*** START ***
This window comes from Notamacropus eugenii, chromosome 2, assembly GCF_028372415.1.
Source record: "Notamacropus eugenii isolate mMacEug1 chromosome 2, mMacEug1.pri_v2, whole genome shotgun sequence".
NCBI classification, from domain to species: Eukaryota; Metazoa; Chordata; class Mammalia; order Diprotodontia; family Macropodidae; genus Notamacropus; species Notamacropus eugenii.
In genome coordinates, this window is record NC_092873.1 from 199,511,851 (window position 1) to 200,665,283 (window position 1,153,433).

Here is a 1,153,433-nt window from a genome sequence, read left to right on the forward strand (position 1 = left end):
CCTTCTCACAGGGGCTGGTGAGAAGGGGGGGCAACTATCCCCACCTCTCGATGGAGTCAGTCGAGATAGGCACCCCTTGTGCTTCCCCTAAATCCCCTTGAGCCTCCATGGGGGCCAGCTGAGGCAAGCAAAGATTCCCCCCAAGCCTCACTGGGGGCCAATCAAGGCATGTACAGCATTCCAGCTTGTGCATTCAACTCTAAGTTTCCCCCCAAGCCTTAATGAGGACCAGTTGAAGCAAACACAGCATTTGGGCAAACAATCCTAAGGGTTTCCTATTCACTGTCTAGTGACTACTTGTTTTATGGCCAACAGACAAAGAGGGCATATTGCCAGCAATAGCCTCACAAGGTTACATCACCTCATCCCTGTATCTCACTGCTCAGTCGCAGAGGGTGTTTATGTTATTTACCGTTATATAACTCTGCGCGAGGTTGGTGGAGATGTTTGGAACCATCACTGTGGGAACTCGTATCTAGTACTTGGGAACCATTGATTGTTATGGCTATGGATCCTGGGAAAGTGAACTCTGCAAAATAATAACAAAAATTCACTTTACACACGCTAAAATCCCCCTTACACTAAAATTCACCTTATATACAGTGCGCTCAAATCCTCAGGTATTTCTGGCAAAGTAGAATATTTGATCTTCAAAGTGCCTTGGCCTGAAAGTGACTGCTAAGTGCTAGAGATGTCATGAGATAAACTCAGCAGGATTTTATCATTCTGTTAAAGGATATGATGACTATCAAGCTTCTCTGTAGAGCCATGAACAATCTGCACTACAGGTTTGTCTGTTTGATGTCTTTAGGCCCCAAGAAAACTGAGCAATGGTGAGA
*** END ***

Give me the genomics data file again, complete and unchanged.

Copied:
This window comes from Notamacropus eugenii, chromosome 2, assembly GCF_028372415.1.
Source record: "Notamacropus eugenii isolate mMacEug1 chromosome 2, mMacEug1.pri_v2, whole genome shotgun sequence".
NCBI classification, from domain to species: Eukaryota; Metazoa; Chordata; class Mammalia; order Diprotodontia; family Macropodidae; genus Notamacropus; species Notamacropus eugenii.
In genome coordinates, this window is record NC_092873.1 from 199,511,851 (window position 1) to 200,665,283 (window position 1,153,433).

Here is a 1,153,433-nt window from a genome sequence, read left to right on the forward strand (position 1 = left end):
CCTTCTCACAGGGGCTGGTGAGAAGGGGGGGCAACTATCCCCACCTCTCGATGGAGTCAGTCGAGATAGGCACCCCTTGTGCTTCCCCTAAATCCCCTTGAGCCTCCATGGGGGCCAGCTGAGGCAAGCAAAGATTCCCCCCAAGCCTCACTGGGGGCCAATCAAGGCATGTACAGCATTCCAGCTTGTGCATTCAACTCTAAGTTTCCCCCCAAGCCTTAATGAGGACCAGTTGAAGCAAACACAGCATTTGGGCAAACAATCCTAAGGGTTTCCTATTCACTGTCTAGTGACTACTTGTTTTATGGCCAACAGACAAAGAGGGCATATTGCCAGCAATAGCCTCACAAGGTTACATCACCTCATCCCTGTATCTCACTGCTCAGTCGCAGAGGGTGTTTATGTTATTTACCGTTATATAACTCTGCGCGAGGTTGGTGGAGATGTTTGGAACCATCACTGTGGGAACTCGTATCTAGTACTTGGGAACCATTGATTGTTATGGCTATGGATCCTGGGAAAGTGAACTCTGCAAAATAATAACAAAAATTCACTTTACACACGCTAAAATCCCCCTTACACTAAAATTCACCTTATATACAGTGCGCTCAAATCCTCAGGTATTTCTGGCAAAGTAGAATATTTGATCTTCAAAGTGCCTTGGCCTGAAAGTGACTGCTAAGTGCTAGAGATGTCATGAGATAAACTCAGCAGGATTTTATCATTCTGTTAAAGGATATGATGACTATCAAGCTTCTCTGTAGAGCCATGAACAATCTGCACTACAGGTTTGTCTGTTTGATGTCTTTAGGCCCCAAGAAAACTGAGCAATGGTGAGA